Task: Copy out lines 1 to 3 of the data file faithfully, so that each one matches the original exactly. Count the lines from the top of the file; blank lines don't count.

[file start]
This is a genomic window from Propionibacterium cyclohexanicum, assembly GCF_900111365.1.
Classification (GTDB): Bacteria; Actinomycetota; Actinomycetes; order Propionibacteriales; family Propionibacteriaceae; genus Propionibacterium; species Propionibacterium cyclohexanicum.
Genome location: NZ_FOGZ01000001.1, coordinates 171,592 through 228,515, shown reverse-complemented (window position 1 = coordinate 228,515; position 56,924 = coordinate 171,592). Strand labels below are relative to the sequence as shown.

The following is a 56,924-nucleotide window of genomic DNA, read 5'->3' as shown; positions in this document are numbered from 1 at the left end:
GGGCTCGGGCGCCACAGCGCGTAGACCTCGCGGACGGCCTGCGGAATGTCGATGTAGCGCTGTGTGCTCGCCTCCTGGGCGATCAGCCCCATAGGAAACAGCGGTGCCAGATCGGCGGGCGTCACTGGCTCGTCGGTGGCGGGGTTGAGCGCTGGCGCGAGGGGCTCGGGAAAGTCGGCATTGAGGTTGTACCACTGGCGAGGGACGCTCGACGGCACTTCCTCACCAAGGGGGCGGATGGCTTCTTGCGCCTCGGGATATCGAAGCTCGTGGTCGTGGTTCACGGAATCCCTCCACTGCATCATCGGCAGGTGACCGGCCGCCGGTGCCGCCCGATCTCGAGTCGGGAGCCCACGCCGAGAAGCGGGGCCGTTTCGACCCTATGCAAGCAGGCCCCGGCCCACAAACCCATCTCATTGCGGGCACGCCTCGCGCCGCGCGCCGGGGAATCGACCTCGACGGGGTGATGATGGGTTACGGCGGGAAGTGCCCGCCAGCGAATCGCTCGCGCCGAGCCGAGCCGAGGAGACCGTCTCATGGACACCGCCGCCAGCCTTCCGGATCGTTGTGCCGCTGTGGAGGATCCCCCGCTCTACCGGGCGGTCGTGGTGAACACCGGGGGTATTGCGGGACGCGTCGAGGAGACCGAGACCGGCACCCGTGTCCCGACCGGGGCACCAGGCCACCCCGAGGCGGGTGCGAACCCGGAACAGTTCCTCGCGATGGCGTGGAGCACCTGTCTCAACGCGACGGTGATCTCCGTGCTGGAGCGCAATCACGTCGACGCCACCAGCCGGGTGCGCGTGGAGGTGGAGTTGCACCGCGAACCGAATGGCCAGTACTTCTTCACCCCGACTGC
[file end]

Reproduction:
This is a genomic window from Propionibacterium cyclohexanicum, assembly GCF_900111365.1.
Classification (GTDB): Bacteria; Actinomycetota; Actinomycetes; order Propionibacteriales; family Propionibacteriaceae; genus Propionibacterium; species Propionibacterium cyclohexanicum.
Genome location: NZ_FOGZ01000001.1, coordinates 171,592 through 228,515, shown reverse-complemented (window position 1 = coordinate 228,515; position 56,924 = coordinate 171,592). Strand labels below are relative to the sequence as shown.